In this study, we will be using a deterministic model of immune system response and bacterial resistance with antibiotic therapy to form random and stochastic models of the event [9]. The random and stochastic models will be obtained by adding random effect and stochastic noise terms into the deterministic model to analyze the uncertainty of the antibiotic resistance. The motivation of this work is the previous studies of the authors where the random dynamics of an avian-human influenza model [20] and a biochemical reaction model [21] were analyzed. Similarly, the random behavior of the solutions of our model will be analyzed from the simulations and solutions of the random and stochastic models. First, the deterministic solution of the model will be given along with the phase portraits to investigate the deterministic behavior of the model components. Using the deterministic model, a random model of antibiotic resistance will be obtained by adding random effect terms to the parameters of the equation system. The random parameters will represent the uncertainty in the nature of the parameters and, thus, we will be able to analyze the randomness of the system though the solutions of the random system. Also, a stochastic model of antibiotic resistance will be obtained by adding stochastic noise terms to the deterministic model. Solutions of all three models will be given in the conclusion, where a comparison of the results will underline the random behavior of the model and the interpretations of variations from the deterministic model. The statistical properties of the random results will provide useful insights for the uncertainty in the behavior of antibiotic resistance which cannot be modeled by using deterministic equations.

2 Deterministic model of antibiotic resistance

The deterministic model in [9] is used in this study:
$$ \begin{aligned} &\frac{dS}{dt} = \beta_{S} S \biggl( 1-\frac{S+R}{T} \biggr) -\bar{\eta} S B -S\frac{E_{\max} A}{E_{50}+A}-\mu S A -\sigma SR, \\ &\frac{dR}{dt} = (1-c)\beta_{S} R \biggl( 1-\frac{S+R}{T} \biggr) -\bar {\eta} R B+\mu S A +\sigma S R, \\ &\frac{dB}{dt} = \beta_{B} B \biggl( 1-\frac{B}{\Lambda} \biggr) -\lambda B(S+R), \\ &\frac{dA}{dt} = -\alpha A. \end{aligned} $$
(1)
The variables of this model are as follows: \(S(t)\) is the size of the population of susceptible bacteria at time t, \(R(t)\) is the size of the population of resistant bacteria at time t, \(B(t)\) is the size of the population of immune cells at time t and \(A(t)\) is the concentration of antibiotic at time t. Basically, the model consists of four differential equations describing the change in the bacteria, immune cells and antibiotics in time. Note that this model is a modified version of some equation systems used for analyzing bacterial resistance under various situations (see, e.g., [7, 8, 10]). The initial values of the variables are needed for simulations of the model:
$$S(0)=6\times10^{3}~\mbox{cells},\qquad R(0)=20~\mbox{cells},\qquad B(0)=1~ \mbox{cell}, \qquad A(0)=4~\mu\mbox{g}/\mbox{ml}. $$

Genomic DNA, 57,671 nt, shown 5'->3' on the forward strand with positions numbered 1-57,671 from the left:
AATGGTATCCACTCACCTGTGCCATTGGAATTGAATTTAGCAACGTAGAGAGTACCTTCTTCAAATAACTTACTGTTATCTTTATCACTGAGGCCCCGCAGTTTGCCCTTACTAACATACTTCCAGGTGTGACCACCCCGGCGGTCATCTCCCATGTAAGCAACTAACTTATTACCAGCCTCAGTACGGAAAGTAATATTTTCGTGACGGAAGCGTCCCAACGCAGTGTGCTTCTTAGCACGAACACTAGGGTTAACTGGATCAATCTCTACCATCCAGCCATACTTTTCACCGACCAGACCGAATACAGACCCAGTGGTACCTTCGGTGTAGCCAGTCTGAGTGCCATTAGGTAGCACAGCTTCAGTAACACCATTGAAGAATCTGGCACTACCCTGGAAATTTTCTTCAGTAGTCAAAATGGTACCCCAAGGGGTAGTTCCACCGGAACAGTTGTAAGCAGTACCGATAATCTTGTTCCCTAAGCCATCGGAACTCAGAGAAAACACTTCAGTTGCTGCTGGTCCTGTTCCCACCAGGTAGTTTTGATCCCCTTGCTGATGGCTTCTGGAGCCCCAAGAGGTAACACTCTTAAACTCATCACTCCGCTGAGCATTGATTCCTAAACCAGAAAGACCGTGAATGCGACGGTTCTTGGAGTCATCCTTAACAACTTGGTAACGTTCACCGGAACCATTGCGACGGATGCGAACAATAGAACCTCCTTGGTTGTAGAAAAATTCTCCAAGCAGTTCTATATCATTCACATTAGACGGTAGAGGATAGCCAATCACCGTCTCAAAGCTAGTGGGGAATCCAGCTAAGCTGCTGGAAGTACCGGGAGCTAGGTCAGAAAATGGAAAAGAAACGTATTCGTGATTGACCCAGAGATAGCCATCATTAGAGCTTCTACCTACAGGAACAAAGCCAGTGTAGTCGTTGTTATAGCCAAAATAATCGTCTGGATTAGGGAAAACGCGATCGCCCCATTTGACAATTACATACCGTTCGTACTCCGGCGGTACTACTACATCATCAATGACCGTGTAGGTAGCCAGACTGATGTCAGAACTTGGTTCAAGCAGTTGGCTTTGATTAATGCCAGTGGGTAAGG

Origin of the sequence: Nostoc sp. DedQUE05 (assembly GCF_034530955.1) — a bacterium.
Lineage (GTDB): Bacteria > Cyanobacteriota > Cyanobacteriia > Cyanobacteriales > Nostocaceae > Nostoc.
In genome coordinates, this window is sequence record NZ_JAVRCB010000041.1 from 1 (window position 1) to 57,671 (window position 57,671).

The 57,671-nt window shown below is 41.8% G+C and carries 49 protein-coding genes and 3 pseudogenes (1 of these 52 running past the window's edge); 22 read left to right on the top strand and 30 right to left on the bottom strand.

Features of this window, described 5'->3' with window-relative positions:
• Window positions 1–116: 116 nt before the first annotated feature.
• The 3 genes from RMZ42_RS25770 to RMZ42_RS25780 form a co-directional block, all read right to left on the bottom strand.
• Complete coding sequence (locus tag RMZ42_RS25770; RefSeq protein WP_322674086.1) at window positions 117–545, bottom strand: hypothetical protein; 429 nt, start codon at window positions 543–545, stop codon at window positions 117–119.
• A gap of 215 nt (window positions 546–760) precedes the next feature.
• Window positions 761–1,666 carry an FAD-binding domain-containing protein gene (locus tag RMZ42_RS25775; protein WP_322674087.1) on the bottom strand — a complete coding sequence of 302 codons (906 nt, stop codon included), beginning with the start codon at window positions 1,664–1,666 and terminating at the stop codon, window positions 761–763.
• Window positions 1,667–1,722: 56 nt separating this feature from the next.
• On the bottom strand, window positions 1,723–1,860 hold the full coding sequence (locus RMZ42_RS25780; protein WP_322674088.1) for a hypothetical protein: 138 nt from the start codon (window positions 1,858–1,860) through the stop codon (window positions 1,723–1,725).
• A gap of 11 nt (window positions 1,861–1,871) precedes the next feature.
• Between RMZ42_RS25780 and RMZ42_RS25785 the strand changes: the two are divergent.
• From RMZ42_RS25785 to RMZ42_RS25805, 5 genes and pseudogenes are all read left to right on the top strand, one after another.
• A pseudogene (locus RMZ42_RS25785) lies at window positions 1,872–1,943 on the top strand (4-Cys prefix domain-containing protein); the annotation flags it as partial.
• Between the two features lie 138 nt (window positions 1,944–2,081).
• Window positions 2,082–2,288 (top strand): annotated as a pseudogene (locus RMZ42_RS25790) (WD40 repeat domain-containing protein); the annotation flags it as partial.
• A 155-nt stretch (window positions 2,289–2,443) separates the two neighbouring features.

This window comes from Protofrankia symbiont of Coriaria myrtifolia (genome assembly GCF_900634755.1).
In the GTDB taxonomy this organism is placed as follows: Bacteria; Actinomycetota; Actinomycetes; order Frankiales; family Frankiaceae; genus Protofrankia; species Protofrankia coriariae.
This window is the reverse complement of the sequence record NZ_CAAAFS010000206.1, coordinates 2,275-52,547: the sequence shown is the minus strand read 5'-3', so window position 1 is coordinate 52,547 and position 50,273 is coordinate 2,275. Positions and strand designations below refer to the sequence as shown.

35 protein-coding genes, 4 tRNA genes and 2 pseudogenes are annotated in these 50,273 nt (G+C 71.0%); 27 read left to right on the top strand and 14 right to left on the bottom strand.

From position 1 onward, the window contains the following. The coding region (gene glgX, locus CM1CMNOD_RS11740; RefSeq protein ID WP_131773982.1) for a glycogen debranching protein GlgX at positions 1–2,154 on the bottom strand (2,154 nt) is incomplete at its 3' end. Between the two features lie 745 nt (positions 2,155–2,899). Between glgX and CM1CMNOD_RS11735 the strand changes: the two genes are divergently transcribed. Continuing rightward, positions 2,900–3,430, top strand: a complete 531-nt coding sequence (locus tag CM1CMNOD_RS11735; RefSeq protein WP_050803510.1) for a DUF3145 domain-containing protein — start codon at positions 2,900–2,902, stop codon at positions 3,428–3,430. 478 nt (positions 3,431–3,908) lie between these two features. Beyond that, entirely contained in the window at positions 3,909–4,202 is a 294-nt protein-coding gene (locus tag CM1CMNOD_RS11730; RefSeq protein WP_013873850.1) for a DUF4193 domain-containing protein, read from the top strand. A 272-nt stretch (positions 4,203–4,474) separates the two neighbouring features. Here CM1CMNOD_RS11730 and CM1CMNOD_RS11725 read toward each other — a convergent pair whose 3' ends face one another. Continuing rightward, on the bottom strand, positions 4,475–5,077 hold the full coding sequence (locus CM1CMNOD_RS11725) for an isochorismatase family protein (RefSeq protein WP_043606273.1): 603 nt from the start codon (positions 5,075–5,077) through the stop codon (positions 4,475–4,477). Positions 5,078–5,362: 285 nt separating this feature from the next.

The flowchart of model (1) is given in [5] (Figure 1). The actions illustrated with arrows going in and out of the variables are described by the parameters of the model. The values of the parameters and the initial conditions have been taken from [5, 7, 10] (Table 1). The time variable t indicates the number of days. The initial conditions imply an environment where there are susceptible bacteria, resistant bacteria and immune cells of the given values and the given concentration of the antibiotic is administered. It should also be noted that various other values can be obtained for the initial conditions and the parameters from the literature [22, 23].
Figure 1

The flowchart of model ( 1 ) (as a modification from [ 5 ]).

Table 1

Descriptions and values of the parameters

Parameter

Description

Value

\(\beta_{S}\)

Birth rate of sensitive bacteria

\(0.8~\mbox{day}^{-1}\)

T

Carrying capacity of bacterial population

\(10^{9}~\mbox{cells}\)

c

Fitness cost

0.5 (dimensionless)

η̄

Death rate of sensitive and resistant bacteria

\(0.3~\mbox{day}^{-1}\)

μ

Sensitive bac. mutation rate by exposure to antibiotic

\(10^{-6}~\mbox{mut} \times \mbox{gen}\)

σ

Conjugation rate of bacteria

\(10^{-5}~\mbox{day}^{-1}\)

\(E_{\max}\)

Maximum killing rate of antibiotic

\(26.4~\mbox{day}^{-1}\)

\(E_{50}\)

Antibiotic concentration for half max. kill rate

\(5~\mu\mbox{g}/\mbox{ml}\)

\(\beta_{B}\)

Recruitment rate of immune cells

\(3~\mbox{day}^{-1}\)

Λ

Carrying capacity of immune cells

\(1.8\times10^{5}~\mbox{cells}\)

λ

Loss rate of immune cells by apoptosis

\(6\times10^{-6}~\mbox{cells}^{-1}\mbox{ days}^{-1}\)

α

Dose of antibiotic administration

\(5~\mbox{mg}/\mbox{kg}/\mbox{day}\)

2.1 Deterministic results

The numerical solutions of the deterministic equation system are obtained as follows. Note that the built-in low order methods of MATLAB are used to obtain these results (Figure 2).
Figure 2

Solutions of the deterministic model.

The maximum and minimum values of the numerical solutions of the variables of the deterministic model are obtained in Table 2.
Table 2

Extremum values obtained for the variables

Variable

Maximum

Time

Minimum

Time

S(t)

6,000

0

5.824

1.09

R(t)

20.16

0.09

0.004912

1.5

B(t)

89.91

1.5

1

0

A(t)

4

0

0.002193

1.5